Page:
Despite mounting evidence that decent housing underpins health, educational attainment and social well being we have singularly failed as a society to address the issue. The evidence contained below is from (Second Best Value, Professor Peter Ambrose, 2002: the Health and Social Policy Research Centre, University of Brighton).

Housing investment and output

  UK all-sector housing output in 2000 was the lowest since 1924 (with the exception of the war years).

  Local authority housing output in England in 2000 was only 45 per cent of that in 1994, see Appendix 1.

  Housing association housing output in England in 2000 was only 57 per cent of that in 1994 and even the boosted plans for 2003-04 will produce only half the output of 1992-93.

  Housing associations' gross investment expenditure fell from £3.65 billion in 1993 to an estimated £1,68 billion in 2001.

  Gross real terms capital housing investment in England has fallen from £8.6 billion in 1984 to £3.1 billion in 1999.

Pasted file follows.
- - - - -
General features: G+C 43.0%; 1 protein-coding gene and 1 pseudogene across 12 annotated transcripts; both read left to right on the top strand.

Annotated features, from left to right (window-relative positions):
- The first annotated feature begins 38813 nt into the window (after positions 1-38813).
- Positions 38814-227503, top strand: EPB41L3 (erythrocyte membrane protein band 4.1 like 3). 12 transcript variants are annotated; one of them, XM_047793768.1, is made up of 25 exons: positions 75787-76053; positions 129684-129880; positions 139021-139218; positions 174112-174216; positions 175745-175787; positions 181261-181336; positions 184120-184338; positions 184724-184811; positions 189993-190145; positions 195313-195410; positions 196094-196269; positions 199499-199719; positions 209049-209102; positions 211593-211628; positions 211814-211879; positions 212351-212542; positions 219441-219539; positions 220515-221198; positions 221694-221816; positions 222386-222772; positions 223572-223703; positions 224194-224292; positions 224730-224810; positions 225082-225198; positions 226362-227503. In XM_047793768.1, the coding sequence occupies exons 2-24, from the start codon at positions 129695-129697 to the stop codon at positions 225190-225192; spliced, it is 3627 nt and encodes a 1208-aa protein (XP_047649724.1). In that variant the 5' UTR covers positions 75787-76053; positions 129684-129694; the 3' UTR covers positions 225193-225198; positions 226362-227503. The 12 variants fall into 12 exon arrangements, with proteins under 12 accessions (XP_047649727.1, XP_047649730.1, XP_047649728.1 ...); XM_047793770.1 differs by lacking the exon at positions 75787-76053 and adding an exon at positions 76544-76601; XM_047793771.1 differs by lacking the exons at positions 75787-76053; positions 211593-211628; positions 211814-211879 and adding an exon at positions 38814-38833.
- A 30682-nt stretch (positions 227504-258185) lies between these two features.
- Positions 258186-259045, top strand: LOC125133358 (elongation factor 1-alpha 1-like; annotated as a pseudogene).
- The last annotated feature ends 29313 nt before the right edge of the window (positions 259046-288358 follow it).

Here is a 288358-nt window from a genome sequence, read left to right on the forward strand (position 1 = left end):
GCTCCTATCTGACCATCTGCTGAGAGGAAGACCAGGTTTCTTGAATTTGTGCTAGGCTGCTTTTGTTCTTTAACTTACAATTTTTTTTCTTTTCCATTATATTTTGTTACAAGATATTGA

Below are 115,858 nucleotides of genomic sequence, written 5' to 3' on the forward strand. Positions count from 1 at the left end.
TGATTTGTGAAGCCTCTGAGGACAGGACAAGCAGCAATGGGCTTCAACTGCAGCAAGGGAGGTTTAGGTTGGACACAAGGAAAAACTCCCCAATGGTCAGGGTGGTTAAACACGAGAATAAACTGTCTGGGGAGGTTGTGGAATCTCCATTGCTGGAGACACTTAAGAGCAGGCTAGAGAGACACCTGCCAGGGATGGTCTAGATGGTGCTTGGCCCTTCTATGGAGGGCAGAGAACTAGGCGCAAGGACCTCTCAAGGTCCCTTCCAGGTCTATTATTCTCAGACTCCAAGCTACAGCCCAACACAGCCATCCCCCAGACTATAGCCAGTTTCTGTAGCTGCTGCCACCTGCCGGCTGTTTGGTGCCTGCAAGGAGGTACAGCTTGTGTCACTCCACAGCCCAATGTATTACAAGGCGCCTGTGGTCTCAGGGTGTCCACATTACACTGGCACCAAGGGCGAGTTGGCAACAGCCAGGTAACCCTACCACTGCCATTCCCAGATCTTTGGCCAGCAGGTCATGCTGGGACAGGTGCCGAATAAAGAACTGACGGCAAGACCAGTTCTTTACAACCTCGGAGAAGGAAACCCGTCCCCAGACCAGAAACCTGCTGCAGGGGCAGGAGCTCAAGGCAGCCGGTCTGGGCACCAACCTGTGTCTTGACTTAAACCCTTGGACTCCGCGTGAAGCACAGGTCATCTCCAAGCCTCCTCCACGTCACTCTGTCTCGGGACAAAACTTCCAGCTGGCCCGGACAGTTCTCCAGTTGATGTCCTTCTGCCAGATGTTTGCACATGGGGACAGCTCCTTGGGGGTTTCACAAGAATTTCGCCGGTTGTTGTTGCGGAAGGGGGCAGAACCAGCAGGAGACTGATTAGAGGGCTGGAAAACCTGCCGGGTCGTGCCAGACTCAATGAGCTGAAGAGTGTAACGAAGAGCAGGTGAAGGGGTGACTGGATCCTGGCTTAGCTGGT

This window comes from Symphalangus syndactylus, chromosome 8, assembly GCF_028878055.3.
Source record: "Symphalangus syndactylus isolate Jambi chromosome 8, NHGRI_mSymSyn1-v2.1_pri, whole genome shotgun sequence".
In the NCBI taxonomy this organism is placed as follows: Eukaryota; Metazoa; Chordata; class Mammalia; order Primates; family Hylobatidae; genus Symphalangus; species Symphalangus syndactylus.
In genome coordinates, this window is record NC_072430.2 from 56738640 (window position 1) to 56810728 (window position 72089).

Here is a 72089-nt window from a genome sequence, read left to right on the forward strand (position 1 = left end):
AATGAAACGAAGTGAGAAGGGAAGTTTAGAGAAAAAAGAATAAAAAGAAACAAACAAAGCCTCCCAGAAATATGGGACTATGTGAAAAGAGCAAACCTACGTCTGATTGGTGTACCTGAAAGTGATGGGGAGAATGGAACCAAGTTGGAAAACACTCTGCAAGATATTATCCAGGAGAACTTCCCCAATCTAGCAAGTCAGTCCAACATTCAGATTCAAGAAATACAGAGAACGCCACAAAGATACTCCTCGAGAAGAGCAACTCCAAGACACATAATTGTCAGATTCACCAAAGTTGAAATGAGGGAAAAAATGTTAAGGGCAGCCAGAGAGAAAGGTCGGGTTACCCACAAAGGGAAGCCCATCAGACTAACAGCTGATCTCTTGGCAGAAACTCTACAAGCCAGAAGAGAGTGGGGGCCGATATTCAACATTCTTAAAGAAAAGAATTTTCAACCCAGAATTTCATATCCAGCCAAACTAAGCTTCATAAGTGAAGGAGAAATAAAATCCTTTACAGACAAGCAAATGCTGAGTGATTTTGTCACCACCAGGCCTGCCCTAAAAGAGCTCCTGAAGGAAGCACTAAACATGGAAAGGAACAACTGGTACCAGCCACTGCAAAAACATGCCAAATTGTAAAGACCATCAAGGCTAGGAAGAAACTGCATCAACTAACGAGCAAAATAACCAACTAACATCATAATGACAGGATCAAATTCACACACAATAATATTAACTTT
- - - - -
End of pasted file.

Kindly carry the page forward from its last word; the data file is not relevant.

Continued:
Government housing expenditure has fallen sharply since the early 1990s and in 2000/1 was only 1.1 per cent of all Government spending (compared to 2.6 per cent in 1992-93).

  Household growth has outpaced housing units growth by 59,000 per year over the past five years; whereas in 1981 there was an excess of housing units over households of 4.1 per cent there is now an overall deficit.

  Single Regeneration Budgets (SRB) are not delivering on housing production, taking all SRB areas together, Round 1-4 housing completions total fewer than 61,000 against a forecast of 308,000 for Rounds 1-5

International comparisons

  UK housing investment as per cent of GDP is little over half that of Germany, Netherlands, and Italy and stands at 3.3 per cent, the lowest among 13 comparable countries.

  Recent research (Stephens et al. 2002) found that Britain experiences higher levels of poverty and inequality than six comparator European nations.